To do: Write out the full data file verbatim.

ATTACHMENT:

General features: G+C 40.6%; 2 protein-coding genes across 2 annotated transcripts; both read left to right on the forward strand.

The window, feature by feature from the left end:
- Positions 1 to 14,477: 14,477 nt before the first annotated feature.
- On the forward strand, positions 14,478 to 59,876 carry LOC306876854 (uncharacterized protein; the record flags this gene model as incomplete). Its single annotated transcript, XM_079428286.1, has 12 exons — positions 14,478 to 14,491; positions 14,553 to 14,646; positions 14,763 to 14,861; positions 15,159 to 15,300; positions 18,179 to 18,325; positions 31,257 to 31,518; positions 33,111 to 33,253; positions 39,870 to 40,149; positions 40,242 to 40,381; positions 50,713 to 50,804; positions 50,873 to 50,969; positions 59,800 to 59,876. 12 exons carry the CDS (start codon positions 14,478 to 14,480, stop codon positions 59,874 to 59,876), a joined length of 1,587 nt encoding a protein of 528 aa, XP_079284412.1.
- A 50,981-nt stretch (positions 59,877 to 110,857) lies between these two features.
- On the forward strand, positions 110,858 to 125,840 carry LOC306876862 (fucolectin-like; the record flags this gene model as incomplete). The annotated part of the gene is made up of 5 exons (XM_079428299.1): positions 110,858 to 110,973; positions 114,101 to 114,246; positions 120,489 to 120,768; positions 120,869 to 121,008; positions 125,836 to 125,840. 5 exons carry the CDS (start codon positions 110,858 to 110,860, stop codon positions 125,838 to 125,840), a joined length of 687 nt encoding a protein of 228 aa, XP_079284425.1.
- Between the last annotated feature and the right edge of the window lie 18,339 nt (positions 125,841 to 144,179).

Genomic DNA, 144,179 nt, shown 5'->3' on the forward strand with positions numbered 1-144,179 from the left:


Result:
General features: G+C 40.6%; 2 protein-coding genes across 2 annotated transcripts; both read left to right on the forward strand.

The window, feature by feature from the left end:
- Positions 1 to 14,477: 14,477 nt before the first annotated feature.
- On the forward strand, positions 14,478 to 59,876 carry LOC306876854 (uncharacterized protein; the record flags this gene model as incomplete). Its single annotated transcript, XM_079428286.1, has 12 exons — positions 14,478 to 14,491; positions 14,553 to 14,646; positions 14,763 to 14,861; positions 15,159 to 15,300; positions 18,179 to 18,325; positions 31,257 to 31,518; positions 33,111 to 33,253; positions 39,870 to 40,149; positions 40,242 to 40,381; positions 50,713 to 50,804; positions 50,873 to 50,969; positions 59,800 to 59,876. 12 exons carry the CDS (start codon positions 14,478 to 14,480, stop codon positions 59,874 to 59,876), a joined length of 1,587 nt encoding a protein of 528 aa, XP_079284412.1.
- A 50,981-nt stretch (positions 59,877 to 110,857) lies between these two features.
- On the forward strand, positions 110,858 to 125,840 carry LOC306876862 (fucolectin-like; the record flags this gene model as incomplete). The annotated part of the gene is made up of 5 exons (XM_079428299.1): positions 110,858 to 110,973; positions 114,101 to 114,246; positions 120,489 to 120,768; positions 120,869 to 121,008; positions 125,836 to 125,840. 5 exons carry the CDS (start codon positions 110,858 to 110,860, stop codon positions 125,838 to 125,840), a joined length of 687 nt encoding a protein of 228 aa, XP_079284425.1.
- Between the last annotated feature and the right edge of the window lie 18,339 nt (positions 125,841 to 144,179).

Genomic DNA, 144,179 nt, shown 5'->3' on the forward strand with positions numbered 1-144,179 from the left: